Rebecca Marshall

Senior Shoe Designer

Rebecca has designed for companies such as Kurt Geiger, LK Bennett, Berties, and Next, are just a few big names to mention within womenswear, trainers and kidswear sectors. Rebecca talks to us about her insight into the Shoe industry through her eyes and to share her thoughts and inspiration.

When & how did you get into the industry?
I studied for an Art & Textile A levels then from there I went to London College of Fashion to do a Foundation course, which then lead me to Middlesex University to do a BA Textiles. After that I went to Cordwainers to do a Post Grad in shoe design. I managed to get a bit of work experience in Monsoon as a Footwear Designer, but after a year later, I got a job at a very shitty footwear supplier and it started from there!

 Sounds fun, did they get you making the tea too?
Photocopying wa s big part haha!

Can you tell us what’s your average day like for a Shoe Designer?Designing is a process that has a start, middle and end through each season. A start of a day could consist of, looking at new trends while amending the previous seasons samples, or sorting out tasks for the new season and range building. We design from  trend research and specing out briefs to our factories. It helps spending time there because you’re amending samples to the best as we can. Each day can be quite varied but the processes are similar each season.

How do you start a new seasonal collection?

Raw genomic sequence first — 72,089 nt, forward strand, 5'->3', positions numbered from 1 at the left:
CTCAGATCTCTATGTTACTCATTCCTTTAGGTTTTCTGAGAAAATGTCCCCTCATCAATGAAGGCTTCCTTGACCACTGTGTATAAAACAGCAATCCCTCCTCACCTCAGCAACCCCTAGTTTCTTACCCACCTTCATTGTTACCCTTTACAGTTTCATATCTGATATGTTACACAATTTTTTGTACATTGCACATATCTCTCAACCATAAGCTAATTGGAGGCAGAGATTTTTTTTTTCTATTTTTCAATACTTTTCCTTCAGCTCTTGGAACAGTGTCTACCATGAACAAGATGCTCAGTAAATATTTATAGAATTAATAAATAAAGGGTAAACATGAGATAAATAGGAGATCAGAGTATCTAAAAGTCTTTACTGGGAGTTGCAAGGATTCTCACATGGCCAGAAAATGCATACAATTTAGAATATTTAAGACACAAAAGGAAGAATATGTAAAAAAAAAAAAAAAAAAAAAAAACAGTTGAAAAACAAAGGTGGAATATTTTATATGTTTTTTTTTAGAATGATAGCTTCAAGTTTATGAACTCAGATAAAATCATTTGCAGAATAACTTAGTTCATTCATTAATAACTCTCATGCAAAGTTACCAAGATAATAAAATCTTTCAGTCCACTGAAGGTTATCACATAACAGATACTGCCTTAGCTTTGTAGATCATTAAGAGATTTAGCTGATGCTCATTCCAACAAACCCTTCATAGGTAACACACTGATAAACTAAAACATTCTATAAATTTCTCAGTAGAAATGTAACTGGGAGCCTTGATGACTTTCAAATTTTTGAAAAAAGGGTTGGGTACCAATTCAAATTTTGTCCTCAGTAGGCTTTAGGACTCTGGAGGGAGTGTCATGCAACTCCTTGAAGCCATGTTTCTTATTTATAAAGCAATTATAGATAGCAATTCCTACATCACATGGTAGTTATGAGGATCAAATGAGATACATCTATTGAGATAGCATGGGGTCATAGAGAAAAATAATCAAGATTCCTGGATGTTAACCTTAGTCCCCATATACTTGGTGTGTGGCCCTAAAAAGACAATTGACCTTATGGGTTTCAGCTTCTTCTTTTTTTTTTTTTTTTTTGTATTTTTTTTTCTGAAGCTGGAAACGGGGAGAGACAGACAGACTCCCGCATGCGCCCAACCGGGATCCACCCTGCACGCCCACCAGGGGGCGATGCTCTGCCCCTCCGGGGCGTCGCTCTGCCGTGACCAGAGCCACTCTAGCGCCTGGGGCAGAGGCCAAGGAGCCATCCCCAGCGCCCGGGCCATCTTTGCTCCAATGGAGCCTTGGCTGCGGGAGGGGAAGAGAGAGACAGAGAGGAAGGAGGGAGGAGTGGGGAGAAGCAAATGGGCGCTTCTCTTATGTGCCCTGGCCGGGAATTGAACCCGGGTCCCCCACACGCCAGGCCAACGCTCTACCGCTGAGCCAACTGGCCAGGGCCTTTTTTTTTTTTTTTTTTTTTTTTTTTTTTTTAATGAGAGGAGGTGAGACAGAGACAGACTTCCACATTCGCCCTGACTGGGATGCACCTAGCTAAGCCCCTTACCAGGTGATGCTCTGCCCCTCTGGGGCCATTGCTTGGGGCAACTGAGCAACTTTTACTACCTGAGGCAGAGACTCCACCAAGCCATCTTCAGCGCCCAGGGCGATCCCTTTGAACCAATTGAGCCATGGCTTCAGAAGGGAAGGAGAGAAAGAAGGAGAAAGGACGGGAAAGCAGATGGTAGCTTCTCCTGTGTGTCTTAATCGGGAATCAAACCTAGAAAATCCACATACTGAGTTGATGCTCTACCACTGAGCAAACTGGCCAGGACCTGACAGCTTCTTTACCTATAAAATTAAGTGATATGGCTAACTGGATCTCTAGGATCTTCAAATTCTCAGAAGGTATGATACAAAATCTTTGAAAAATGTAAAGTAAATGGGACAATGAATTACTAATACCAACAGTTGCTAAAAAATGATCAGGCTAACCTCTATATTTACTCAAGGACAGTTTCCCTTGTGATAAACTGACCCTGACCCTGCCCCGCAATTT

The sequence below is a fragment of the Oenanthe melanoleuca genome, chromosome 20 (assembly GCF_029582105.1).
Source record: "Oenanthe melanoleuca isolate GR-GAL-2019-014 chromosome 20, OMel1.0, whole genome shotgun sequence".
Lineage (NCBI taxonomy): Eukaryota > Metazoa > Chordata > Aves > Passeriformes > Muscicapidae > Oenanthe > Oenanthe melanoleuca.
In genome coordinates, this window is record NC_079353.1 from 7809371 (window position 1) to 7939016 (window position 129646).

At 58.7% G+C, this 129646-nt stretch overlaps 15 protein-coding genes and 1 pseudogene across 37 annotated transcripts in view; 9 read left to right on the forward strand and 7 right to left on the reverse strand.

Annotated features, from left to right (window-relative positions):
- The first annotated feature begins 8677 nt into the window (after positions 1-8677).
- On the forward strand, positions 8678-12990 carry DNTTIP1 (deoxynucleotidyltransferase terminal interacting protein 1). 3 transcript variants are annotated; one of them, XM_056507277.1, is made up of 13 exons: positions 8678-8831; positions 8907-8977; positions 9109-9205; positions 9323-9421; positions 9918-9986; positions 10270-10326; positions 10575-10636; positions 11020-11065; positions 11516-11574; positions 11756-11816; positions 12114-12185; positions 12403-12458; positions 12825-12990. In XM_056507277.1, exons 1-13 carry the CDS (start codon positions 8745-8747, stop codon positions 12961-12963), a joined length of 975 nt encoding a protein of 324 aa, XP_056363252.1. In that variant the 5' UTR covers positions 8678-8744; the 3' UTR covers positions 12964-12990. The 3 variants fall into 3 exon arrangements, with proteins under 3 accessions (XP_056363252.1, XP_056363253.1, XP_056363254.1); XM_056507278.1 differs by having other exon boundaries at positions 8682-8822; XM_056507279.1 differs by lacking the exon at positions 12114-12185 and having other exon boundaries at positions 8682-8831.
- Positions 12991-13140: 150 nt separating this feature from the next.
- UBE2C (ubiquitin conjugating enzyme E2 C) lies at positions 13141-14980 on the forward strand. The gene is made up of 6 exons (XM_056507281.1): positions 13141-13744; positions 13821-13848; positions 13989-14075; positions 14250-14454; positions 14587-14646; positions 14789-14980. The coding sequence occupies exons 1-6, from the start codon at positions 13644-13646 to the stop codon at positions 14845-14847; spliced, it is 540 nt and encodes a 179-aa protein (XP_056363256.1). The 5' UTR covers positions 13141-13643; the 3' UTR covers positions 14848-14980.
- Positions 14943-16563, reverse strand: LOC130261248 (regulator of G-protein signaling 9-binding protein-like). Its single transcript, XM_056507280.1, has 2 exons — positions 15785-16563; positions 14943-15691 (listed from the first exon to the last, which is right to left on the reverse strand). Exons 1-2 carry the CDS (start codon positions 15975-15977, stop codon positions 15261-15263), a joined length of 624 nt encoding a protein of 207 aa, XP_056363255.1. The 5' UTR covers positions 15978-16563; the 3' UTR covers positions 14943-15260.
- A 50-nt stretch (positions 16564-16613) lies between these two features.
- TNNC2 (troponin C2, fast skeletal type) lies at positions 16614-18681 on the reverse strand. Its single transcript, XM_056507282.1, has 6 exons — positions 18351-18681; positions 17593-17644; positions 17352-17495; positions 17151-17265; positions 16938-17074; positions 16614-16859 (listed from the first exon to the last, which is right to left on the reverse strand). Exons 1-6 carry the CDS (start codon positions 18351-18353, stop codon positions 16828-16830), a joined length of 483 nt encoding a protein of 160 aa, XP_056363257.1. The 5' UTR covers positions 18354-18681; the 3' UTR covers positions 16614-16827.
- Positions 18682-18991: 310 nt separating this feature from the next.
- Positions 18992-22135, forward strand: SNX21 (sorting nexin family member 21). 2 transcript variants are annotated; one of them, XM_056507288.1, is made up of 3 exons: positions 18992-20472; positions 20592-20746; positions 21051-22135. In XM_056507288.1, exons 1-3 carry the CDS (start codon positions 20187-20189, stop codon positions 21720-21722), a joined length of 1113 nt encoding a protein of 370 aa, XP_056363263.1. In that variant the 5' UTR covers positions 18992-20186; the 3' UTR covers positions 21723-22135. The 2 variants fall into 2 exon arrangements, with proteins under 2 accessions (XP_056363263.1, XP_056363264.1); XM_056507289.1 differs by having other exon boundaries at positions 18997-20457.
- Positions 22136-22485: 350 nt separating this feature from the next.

Looking at best selling kits/constructions to start the foundation of the the range, research key shapes for the season to add to the range leaving some options for OTB, then make sure the range stays fresh. You need to research new trends to build on the existing last/units.

 Tell us how you find inspiration?
Retailing around the world in different cities I find the best, but there are trend websites, like WGSN which is great & and industry shows that  can be directional. Catwalks and social media are also a must!


Is it difficult pinning down the right trends for your target customer?
Not if the brand has a strong identity. I actually like it when the brief is tight and you have to design something relevant under very tight constraints.

Do you work closely with your buyers. If so why?
Yes, working in retail it is buying/ mech lead, and design is part of the team and together we create the range. This is important for all your team to get the best product we can achieve.

Why are your trips to see your suppliers important?
Our production is done in Asia mostly, so going out to see supplier can make amendments  happen in minutes rather then days over email. It’s 
also to establish and keep a good relationship with supplier and get the best product as possible. Culturally it is seen to be good to go, and meet suppliers face to face.

How do you see global warming and sustainable affecting the shoe industry?
I think people will spend more money on products that will last years rather then throw away. Hiring & renting clothes will become normal. We need to cut down the amount of landfills of waste, so I feel this will be the future in how we shop.

Are there any final words of advice you can give the shoe designers trying to break into the shoe wear industry?
There’s are not many jobs in the UK, so be prepared to work abroad. Get as much work experience as possible, this is key! This will help you get your foot through the door. Make sure you understand the basics of illustrator and photoshop,…. and believe in yourself never give up, it will pay off!